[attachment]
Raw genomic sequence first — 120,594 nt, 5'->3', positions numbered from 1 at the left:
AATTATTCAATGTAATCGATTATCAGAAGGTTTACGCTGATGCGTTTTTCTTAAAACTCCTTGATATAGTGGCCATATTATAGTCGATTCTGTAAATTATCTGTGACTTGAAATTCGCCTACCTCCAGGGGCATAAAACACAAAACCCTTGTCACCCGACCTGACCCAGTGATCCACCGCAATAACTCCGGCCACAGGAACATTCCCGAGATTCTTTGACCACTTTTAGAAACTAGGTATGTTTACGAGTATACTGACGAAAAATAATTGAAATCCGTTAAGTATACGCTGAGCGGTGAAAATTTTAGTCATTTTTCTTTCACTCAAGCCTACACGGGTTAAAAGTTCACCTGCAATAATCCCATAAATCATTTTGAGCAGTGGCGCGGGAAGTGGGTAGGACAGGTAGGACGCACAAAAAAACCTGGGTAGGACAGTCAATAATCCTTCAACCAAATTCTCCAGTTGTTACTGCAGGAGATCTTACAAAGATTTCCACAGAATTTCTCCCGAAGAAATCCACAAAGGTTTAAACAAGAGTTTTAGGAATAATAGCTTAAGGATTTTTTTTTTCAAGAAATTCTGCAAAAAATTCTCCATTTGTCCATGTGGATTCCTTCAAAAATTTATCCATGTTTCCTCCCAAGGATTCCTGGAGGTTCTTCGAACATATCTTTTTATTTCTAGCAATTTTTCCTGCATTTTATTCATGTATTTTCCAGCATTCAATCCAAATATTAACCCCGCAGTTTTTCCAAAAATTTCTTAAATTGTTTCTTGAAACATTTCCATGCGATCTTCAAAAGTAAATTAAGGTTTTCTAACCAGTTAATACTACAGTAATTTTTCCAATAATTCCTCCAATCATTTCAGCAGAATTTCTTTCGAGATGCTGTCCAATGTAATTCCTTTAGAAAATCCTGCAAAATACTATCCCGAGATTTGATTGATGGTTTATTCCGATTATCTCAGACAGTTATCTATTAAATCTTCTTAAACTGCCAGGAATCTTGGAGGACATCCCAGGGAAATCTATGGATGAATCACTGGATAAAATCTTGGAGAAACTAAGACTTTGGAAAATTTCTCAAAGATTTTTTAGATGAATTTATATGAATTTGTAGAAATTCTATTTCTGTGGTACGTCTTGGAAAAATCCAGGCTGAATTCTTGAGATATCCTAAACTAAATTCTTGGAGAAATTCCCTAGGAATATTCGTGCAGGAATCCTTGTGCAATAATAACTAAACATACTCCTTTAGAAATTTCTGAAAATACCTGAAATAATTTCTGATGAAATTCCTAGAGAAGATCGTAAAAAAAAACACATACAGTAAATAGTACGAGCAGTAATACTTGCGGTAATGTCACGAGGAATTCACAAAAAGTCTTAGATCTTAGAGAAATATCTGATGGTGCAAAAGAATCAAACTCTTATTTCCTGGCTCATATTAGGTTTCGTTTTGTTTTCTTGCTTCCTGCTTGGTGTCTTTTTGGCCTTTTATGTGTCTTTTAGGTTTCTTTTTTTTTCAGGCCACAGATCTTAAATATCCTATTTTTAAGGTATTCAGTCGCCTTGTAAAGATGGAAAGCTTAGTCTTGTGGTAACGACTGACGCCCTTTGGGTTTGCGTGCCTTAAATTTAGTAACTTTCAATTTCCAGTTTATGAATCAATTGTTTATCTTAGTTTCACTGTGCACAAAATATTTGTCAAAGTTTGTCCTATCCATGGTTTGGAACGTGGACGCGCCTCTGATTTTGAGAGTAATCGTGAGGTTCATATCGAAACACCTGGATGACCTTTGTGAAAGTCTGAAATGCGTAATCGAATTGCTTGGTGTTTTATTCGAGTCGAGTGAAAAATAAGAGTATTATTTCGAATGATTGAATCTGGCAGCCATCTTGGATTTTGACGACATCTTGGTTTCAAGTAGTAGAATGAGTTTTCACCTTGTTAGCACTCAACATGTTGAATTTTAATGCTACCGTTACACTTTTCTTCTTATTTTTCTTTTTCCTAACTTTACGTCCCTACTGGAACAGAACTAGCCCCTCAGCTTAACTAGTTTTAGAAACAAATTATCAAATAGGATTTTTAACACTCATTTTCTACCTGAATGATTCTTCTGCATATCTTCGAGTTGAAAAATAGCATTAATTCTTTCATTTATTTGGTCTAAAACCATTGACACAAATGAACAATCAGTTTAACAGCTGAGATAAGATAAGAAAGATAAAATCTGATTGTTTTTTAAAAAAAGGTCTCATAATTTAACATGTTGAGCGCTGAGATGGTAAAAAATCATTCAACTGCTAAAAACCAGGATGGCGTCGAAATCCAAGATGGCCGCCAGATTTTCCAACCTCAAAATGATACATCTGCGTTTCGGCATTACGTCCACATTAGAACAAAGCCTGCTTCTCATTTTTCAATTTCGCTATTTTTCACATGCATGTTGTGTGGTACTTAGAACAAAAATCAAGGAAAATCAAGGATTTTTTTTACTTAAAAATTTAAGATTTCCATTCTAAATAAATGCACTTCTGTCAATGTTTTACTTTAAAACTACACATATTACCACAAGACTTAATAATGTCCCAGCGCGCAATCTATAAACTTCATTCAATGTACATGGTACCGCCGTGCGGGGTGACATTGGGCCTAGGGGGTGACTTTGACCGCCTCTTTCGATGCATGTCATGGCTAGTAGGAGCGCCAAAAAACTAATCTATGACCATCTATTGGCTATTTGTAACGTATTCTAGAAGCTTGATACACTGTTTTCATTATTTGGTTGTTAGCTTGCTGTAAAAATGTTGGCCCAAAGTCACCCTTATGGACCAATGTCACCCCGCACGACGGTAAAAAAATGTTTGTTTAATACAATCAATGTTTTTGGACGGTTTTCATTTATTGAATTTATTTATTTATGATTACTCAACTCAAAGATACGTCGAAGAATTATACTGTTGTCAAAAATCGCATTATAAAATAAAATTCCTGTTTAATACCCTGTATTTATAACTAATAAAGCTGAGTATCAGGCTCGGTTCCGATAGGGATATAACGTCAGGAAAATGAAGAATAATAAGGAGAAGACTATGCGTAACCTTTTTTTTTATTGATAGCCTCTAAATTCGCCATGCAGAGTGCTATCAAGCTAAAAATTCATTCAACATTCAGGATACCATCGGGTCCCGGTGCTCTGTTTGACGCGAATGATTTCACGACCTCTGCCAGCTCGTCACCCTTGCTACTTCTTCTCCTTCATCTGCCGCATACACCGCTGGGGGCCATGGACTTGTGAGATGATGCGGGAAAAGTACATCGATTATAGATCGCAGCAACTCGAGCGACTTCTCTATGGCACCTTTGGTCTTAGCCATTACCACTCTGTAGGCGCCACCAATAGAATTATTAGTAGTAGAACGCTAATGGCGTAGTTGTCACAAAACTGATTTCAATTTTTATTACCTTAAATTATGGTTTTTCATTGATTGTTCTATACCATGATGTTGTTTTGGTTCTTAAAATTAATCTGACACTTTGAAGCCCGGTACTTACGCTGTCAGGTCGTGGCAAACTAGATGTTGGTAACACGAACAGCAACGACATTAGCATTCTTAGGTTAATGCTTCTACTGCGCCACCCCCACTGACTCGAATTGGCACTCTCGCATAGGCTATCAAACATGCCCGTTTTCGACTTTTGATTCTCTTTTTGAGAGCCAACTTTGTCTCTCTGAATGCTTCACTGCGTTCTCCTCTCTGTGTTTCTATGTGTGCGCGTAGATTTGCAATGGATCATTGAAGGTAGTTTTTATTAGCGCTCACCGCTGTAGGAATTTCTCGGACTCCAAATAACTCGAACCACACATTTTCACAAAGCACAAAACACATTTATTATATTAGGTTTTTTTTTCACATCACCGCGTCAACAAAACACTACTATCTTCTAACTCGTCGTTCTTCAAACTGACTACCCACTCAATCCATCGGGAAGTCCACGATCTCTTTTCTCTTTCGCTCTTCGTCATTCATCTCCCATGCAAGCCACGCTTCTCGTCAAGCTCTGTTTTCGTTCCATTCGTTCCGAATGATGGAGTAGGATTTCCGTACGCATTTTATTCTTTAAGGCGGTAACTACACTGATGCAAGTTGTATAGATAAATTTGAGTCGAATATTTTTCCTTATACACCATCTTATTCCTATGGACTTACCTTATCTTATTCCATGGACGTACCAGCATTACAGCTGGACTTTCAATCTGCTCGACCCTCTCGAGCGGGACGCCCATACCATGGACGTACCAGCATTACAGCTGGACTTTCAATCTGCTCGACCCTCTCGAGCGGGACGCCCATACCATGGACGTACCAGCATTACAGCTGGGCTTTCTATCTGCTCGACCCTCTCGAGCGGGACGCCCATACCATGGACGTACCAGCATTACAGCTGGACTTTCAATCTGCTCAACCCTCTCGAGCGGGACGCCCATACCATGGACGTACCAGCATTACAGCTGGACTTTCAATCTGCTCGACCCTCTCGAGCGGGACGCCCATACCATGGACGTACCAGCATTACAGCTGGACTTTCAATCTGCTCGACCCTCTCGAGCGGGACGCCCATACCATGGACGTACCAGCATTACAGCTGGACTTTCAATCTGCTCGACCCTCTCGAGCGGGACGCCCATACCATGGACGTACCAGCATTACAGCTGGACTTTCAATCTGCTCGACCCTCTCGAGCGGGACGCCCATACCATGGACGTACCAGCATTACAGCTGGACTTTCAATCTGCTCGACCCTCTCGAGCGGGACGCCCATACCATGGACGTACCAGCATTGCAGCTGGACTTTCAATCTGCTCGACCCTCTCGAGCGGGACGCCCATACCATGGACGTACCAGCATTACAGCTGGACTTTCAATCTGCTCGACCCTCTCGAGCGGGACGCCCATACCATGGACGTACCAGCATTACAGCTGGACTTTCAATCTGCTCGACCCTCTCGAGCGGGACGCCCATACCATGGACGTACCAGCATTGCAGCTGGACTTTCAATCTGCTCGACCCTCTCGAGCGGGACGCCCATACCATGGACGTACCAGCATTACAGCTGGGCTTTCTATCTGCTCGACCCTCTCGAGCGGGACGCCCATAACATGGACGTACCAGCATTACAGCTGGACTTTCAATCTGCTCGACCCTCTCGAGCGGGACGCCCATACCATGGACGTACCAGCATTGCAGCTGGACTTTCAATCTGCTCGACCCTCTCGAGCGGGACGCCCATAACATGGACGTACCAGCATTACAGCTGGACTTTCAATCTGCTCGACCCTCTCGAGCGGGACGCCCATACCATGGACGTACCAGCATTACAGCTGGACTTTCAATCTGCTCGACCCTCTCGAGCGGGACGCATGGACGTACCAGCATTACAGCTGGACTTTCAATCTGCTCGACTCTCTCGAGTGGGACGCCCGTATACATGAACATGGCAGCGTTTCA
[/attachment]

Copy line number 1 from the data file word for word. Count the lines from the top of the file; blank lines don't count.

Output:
Raw genomic sequence first — 120,594 nt, 5'->3', positions numbered from 1 at the left: